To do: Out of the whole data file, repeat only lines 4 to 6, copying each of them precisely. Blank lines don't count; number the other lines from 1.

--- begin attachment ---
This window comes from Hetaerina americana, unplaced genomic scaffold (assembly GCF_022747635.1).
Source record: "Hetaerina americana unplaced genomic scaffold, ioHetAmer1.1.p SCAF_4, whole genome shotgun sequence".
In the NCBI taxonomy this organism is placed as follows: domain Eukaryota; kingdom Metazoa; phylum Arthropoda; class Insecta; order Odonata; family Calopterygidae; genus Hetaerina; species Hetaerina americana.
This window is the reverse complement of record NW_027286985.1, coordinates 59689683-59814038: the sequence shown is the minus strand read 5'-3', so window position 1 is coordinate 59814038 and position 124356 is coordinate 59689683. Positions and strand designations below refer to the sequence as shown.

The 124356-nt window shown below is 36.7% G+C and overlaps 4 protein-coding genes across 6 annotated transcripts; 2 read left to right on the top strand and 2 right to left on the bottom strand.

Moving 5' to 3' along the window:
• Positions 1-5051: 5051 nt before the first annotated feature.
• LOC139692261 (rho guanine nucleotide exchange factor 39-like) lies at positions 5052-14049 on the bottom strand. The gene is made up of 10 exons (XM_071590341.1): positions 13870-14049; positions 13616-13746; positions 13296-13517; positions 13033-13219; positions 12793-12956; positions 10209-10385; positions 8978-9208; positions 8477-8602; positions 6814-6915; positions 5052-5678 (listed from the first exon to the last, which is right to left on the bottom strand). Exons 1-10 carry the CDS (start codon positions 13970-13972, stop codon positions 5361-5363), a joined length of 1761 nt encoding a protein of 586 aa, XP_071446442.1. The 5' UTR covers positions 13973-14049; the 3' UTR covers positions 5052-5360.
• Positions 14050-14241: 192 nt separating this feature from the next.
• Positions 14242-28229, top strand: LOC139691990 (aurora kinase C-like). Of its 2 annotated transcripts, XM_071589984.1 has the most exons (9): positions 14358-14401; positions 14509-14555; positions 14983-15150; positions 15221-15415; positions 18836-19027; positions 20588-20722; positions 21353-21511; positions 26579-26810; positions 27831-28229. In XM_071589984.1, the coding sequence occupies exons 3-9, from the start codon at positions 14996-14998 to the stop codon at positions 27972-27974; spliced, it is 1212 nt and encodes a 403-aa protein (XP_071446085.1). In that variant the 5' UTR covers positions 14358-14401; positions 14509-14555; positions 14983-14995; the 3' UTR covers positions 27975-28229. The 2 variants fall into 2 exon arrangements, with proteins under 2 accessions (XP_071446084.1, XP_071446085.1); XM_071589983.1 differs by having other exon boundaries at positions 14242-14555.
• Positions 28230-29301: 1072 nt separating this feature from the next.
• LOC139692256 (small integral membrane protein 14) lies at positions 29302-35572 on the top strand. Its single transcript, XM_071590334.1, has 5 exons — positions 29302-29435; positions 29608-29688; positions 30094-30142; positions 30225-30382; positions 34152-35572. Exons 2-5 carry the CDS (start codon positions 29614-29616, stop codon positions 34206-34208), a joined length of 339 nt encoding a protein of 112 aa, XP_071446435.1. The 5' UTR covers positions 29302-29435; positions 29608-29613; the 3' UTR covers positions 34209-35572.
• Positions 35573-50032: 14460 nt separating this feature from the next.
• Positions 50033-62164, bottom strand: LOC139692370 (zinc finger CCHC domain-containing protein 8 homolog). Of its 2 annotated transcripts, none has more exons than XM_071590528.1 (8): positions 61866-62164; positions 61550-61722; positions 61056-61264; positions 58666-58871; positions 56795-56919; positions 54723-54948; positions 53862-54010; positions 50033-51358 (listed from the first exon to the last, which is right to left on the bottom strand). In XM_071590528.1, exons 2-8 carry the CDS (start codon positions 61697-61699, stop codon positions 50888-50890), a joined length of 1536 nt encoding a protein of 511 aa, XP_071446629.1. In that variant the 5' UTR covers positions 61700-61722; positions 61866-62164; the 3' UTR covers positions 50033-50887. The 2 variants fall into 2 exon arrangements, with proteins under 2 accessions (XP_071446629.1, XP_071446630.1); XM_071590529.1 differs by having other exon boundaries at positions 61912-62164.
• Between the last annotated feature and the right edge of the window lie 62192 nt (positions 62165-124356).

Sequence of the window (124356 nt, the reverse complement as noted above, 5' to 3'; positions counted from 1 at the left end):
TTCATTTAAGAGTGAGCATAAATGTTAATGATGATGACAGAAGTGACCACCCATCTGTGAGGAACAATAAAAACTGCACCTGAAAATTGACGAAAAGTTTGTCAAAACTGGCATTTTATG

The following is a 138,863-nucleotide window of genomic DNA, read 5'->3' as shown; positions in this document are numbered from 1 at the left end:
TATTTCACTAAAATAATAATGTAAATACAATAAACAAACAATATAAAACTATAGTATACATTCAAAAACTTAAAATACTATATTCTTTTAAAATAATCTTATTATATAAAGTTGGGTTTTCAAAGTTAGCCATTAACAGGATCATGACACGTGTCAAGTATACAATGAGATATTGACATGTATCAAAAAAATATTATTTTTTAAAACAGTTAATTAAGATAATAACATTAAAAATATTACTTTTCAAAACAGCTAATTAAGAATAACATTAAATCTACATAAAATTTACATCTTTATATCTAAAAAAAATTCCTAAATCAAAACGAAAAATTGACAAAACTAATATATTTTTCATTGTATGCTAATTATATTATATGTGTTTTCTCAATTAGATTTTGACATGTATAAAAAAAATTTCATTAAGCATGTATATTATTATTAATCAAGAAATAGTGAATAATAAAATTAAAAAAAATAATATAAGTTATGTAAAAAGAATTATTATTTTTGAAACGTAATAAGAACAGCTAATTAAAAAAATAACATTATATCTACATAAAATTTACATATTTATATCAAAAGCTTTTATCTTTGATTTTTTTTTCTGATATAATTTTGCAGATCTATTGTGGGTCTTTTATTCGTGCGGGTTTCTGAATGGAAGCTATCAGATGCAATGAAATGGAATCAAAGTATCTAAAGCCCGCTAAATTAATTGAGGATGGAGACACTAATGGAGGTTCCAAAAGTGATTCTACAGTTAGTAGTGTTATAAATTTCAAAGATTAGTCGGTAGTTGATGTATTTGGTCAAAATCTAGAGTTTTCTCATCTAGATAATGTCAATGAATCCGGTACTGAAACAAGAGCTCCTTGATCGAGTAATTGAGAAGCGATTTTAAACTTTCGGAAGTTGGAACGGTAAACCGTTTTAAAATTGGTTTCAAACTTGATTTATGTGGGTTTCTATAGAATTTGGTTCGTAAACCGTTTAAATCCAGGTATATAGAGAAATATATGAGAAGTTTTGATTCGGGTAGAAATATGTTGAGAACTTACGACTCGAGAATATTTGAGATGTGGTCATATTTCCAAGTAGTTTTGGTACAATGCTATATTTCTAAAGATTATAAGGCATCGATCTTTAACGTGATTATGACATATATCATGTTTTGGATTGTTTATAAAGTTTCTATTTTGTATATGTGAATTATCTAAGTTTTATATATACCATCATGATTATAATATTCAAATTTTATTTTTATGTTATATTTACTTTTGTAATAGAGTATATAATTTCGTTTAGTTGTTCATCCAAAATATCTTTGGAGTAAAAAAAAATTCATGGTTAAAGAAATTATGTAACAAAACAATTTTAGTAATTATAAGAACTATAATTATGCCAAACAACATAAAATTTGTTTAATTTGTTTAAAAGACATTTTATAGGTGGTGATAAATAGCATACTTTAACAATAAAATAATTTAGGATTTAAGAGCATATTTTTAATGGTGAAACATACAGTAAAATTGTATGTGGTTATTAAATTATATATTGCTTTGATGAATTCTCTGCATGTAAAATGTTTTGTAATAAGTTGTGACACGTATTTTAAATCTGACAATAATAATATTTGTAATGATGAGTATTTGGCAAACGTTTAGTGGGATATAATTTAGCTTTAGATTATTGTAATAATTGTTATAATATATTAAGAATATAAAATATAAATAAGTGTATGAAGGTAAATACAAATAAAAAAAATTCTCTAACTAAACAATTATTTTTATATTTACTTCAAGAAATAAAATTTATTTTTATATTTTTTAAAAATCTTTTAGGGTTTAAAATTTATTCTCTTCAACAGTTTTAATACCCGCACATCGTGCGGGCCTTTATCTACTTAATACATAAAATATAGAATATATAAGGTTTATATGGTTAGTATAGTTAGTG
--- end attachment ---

This window is the reverse complement of record NW_027286985.1, coordinates 59689683-59814038: the sequence shown is the minus strand read 5'-3', so window position 1 is coordinate 59814038 and position 124356 is coordinate 59689683. Positions and strand designations below refer to the sequence as shown.

The 124356-nt window shown below is 36.7% G+C and overlaps 4 protein-coding genes across 6 annotated transcripts; 2 read left to right on the top strand and 2 right to left on the bottom strand.

Moving 5' to 3' along the window: